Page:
This post is also available in: heעברית (Hebrew)

A new smart city project is designed to enhance public safety and efficient and effective operations across all city departments. The Department of Homeland Security (DHS) Science and Technology Directorate (S&T) is working to bring smart cities standards to the public-safety community. DHS S&T launched a smart cities technology integration pilot in St. Louis in collaboration with both the city and the Open Geospatial Consortium (OGC).

Through this pilot, the partners will research, design and test the Smart City Interoperability Reference Architecture (SCIRA) as an interoperable framework that integrates commercial proprietary internet of things (IoT) sensors for public-safety applications at the community level.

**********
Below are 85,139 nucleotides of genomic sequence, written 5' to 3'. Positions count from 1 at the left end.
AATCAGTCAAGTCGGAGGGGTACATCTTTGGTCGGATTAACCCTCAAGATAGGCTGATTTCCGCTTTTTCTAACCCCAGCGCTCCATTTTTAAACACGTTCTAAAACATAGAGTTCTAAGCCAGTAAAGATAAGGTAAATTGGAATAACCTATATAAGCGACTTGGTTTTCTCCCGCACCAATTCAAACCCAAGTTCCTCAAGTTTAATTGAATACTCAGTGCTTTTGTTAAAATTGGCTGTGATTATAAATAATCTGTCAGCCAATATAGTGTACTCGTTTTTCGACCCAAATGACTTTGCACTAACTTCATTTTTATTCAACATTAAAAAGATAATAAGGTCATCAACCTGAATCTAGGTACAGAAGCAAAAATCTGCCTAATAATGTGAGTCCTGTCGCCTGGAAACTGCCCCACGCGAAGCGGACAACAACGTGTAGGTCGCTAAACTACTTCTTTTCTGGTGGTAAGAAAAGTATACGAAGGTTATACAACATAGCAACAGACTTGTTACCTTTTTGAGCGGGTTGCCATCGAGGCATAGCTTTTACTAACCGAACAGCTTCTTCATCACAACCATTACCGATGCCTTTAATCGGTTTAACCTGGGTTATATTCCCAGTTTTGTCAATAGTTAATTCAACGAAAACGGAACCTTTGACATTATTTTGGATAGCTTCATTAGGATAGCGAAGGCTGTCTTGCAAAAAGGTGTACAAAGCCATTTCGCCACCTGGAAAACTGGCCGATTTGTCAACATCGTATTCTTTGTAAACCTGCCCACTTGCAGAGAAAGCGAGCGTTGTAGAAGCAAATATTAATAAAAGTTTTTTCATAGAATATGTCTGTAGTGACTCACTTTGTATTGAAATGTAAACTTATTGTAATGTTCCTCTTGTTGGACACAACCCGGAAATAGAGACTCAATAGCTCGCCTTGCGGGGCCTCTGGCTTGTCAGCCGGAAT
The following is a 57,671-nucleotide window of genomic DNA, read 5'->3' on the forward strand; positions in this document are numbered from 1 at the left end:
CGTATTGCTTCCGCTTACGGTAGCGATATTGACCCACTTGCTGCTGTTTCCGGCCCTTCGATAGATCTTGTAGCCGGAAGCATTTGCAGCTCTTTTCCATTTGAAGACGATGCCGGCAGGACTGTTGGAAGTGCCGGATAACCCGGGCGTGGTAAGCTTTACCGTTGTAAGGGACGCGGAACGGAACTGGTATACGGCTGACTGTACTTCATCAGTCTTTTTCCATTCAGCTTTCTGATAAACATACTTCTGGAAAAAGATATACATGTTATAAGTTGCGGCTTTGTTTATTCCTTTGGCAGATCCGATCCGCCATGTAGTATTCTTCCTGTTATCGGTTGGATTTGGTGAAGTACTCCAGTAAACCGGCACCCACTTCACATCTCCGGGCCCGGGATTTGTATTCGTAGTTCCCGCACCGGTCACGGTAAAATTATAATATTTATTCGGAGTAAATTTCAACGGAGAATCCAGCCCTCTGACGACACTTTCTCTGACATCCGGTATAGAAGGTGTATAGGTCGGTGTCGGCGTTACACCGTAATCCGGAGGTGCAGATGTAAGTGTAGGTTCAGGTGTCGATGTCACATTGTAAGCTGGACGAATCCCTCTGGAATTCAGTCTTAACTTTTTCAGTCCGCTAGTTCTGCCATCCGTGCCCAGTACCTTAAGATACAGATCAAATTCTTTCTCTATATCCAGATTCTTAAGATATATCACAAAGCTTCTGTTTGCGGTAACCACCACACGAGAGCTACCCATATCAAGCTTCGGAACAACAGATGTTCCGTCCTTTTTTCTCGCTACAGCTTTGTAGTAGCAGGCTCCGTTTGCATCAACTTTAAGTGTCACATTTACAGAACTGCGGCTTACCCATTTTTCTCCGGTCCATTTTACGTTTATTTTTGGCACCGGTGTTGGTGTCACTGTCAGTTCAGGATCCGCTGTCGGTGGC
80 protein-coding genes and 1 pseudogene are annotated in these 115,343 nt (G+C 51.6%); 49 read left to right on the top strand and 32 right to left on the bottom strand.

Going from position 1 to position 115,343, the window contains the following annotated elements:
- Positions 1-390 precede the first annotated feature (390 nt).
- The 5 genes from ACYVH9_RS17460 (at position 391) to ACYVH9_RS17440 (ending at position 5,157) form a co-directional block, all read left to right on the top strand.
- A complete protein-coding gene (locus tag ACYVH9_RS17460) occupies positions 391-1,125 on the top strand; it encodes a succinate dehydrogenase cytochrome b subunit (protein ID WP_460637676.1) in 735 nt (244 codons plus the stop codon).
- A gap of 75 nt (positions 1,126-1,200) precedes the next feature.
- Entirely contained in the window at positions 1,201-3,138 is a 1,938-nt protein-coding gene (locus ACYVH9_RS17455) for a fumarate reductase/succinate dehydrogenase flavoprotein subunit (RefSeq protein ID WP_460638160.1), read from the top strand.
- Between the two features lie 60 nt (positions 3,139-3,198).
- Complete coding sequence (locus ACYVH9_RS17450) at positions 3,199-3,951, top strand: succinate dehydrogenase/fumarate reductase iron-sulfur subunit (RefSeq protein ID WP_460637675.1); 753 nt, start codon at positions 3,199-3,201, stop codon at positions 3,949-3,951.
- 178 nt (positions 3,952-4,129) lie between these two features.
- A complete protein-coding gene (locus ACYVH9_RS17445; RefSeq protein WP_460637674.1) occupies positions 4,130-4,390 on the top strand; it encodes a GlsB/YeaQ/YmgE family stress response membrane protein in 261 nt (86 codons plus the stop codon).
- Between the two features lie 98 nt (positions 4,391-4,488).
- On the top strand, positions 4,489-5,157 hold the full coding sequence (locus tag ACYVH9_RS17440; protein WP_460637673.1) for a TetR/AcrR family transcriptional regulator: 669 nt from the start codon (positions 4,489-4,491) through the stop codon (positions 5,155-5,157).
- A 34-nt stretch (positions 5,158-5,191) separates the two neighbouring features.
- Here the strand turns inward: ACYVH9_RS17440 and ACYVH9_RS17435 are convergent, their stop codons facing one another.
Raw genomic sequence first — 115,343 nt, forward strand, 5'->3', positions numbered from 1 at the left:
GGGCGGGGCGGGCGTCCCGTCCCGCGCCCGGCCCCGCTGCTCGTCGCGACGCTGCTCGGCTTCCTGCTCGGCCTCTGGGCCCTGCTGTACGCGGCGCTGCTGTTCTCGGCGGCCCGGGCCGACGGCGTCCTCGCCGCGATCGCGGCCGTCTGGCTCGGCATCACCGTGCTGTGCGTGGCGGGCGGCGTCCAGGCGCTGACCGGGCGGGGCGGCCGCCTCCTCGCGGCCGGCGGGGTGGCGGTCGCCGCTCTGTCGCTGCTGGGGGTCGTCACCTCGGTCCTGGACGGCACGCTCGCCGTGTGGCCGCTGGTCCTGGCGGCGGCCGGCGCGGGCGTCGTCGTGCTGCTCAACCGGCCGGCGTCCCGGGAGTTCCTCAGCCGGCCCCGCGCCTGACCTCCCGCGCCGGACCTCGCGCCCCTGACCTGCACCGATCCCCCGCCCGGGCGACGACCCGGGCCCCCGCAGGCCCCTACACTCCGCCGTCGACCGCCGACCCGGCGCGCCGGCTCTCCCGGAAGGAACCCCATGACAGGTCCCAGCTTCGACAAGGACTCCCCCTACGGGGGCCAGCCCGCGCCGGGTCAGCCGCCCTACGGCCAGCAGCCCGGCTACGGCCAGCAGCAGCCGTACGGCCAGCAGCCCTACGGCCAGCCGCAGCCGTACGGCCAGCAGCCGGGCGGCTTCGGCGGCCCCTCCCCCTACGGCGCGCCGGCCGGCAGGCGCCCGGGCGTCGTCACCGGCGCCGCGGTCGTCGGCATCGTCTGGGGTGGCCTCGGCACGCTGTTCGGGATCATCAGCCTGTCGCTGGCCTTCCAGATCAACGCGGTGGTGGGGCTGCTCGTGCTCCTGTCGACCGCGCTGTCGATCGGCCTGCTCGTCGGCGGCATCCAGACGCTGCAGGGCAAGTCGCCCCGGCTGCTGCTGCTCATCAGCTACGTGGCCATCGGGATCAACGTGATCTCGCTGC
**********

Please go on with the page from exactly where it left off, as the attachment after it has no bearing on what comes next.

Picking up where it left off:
SCIRA will provide free deployment guides, reusable design patterns, and other resources that municipalities can use to plan, acquire, and implement standards-based, cost-effective, vendor-agnostic, and future-proof Smart City IT systems and networks using technologies such as Internet of Things (IoT), Sensor Webs, and Geospatial Frameworks.

The goal of the SCIRA pilot, according to, is to integrate and test existing real-world technologies that can augment and improve all day-to-day city operations and emergency response capabilities. The pilot will test the technologies’ performances and ability to enhance public safety via a series of major flooding, flash flooding, vulnerable population outreach and building fire scenarios. 

Applications planned for testing include situational awareness and a common operating picture, CAD, dynamic routing and route planning, workforce mobility and in-building navigation. Project findings will help design open, interoperable methods for incorporating smart city technologies across city services using shared technology standards.